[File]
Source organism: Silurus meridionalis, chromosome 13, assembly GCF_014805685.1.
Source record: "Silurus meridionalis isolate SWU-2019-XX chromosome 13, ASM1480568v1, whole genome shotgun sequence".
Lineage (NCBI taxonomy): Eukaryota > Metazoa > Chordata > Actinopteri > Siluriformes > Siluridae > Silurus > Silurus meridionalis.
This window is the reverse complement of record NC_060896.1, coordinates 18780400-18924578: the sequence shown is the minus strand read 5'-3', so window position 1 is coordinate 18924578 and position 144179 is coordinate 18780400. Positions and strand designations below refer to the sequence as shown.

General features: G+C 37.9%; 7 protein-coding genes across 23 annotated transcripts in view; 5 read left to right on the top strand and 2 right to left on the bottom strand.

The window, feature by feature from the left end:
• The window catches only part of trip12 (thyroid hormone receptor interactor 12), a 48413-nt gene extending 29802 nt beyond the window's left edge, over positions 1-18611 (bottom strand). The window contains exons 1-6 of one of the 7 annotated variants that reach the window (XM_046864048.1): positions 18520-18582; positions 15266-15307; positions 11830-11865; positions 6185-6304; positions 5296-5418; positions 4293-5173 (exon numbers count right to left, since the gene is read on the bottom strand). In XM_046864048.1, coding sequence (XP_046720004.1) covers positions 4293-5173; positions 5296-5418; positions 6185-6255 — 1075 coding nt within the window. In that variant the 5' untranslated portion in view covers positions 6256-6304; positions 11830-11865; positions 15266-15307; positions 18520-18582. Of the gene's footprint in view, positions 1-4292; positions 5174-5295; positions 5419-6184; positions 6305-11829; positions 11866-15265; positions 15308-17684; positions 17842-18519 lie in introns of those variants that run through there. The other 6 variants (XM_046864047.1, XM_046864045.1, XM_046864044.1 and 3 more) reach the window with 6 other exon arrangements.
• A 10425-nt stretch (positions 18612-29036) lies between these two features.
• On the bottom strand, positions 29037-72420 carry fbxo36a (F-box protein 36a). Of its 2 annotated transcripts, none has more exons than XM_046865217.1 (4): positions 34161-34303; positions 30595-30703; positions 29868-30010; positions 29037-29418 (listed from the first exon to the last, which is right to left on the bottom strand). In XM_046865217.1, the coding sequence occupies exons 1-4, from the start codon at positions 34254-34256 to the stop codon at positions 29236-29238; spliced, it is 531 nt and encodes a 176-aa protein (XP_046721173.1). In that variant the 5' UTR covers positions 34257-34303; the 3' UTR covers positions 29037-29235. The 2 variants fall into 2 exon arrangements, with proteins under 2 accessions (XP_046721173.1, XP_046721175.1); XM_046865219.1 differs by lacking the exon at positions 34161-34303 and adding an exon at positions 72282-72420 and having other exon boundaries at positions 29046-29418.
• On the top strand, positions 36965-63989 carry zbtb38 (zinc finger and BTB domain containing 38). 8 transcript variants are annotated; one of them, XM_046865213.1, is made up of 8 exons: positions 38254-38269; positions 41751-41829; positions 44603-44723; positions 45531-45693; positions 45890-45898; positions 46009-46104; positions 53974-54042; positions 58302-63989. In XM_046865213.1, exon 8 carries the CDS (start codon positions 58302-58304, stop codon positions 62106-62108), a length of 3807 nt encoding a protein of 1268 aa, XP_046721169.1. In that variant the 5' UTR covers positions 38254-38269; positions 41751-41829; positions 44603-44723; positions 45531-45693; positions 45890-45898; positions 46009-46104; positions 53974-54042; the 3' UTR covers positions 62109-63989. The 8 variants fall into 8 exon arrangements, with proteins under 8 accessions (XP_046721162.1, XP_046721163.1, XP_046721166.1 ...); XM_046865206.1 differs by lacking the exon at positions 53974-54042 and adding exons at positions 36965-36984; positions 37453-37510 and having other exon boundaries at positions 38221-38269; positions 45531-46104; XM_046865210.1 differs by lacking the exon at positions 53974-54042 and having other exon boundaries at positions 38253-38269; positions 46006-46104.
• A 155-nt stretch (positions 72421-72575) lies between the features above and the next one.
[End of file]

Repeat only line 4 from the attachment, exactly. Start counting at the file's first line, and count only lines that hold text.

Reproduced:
This window is the reverse complement of record NC_060896.1, coordinates 18780400-18924578: the sequence shown is the minus strand read 5'-3', so window position 1 is coordinate 18924578 and position 144179 is coordinate 18780400. Positions and strand designations below refer to the sequence as shown.